Pine Rocklands /Connect-to-Protect

Nature Preserve Tour

Pine Rocklands /Connect-to-Protect

Miami, Florida 33135, United States

Created By: Florida International University


The Pine Rocklands is a globally imperiled plant community native to South Florida. It is known for its open canopy dominated by the Miami-Dade County Slash Pine and a rich herbaceous understory of tropical and temperate shrubs. Exposed limestone provides an elevated base for this ecosystem to grow on. The climate here is also notably drier than hardwood hammocks. As a result, fires frequently ravage this ecosystem about every 3-10 years. This is a perfectly normal occurrence, as fire is a natural component of this habitat’s cycle of life. Mature slash pine cones can be serotinous, meaning they will not open until they are exposed to the extreme heat of a fire. Fires also help eliminate invasive plants and inhibit the growth of succession species that would otherwise shade out the Pine Rockland species. Without fires, this ecosystem would eventually transition into a Tropical Hardwood Hammock.

This ecosystem is home to several endemic species, which can only be found here. Some plants that make up the understory are Sawgrass, Saw Palmetto, Tetrazygia, Cabbage Palm (state tree), Beautyberry, Tickseed (state wildflower), Firebush, and Jack in the Bush. Some of the wildlife includes the Zebra Longwing Butterfly (state butterfly), Atala Butterfly, Blind Snake, White Indigo Snake, and hawks.

In March of 2016, the Nature Preserve had its first prescribed burn. A prescribed burn is when fire professionals who are fully trained and certified in performing prescribed burns, are granted special permission to set a controlled fire in fire-dependent ecosystems, such as the Pine Rocklands. It is recommended that prescribed fires be administered every 3-7 years to maintain the community structure and prevent its succession into a Rockland Hammock.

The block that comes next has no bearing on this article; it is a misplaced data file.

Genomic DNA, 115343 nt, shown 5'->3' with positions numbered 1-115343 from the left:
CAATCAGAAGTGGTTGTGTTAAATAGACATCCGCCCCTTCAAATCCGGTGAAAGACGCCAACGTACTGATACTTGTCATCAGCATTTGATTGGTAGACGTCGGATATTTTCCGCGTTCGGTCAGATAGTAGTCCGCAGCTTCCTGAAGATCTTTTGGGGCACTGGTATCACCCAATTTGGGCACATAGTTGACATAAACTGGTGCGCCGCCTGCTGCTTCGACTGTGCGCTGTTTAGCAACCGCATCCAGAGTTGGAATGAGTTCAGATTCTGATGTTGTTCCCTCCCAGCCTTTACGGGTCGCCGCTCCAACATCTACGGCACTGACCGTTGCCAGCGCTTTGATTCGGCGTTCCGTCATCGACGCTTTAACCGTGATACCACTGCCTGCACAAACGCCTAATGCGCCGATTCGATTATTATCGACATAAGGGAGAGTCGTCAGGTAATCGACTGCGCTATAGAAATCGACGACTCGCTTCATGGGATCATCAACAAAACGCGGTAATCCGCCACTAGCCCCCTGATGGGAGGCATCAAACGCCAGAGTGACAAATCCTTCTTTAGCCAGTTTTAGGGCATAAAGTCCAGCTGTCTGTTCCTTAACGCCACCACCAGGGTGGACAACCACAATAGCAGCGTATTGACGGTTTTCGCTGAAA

The FIU Nature Preserve is part of Fairchild's Connect to Protect Network through which Miami residents are able to plant native plants in order to connect the few remaining isolated fragments of Pine Rockland. Planted areas in the network include private yards, rights-of-way, and public lands such as schools or community parks. Planting native Pine Rockland plants increase the probability that bees, butterflies, and birds can find and transport seeds and pollen through the developed areas separating Pine Rockland fragments. These planted areas can function as a corridor, improving gene flow and the genetic health of native plant species.

This point of interest is part of the tour: Nature Preserve Tour


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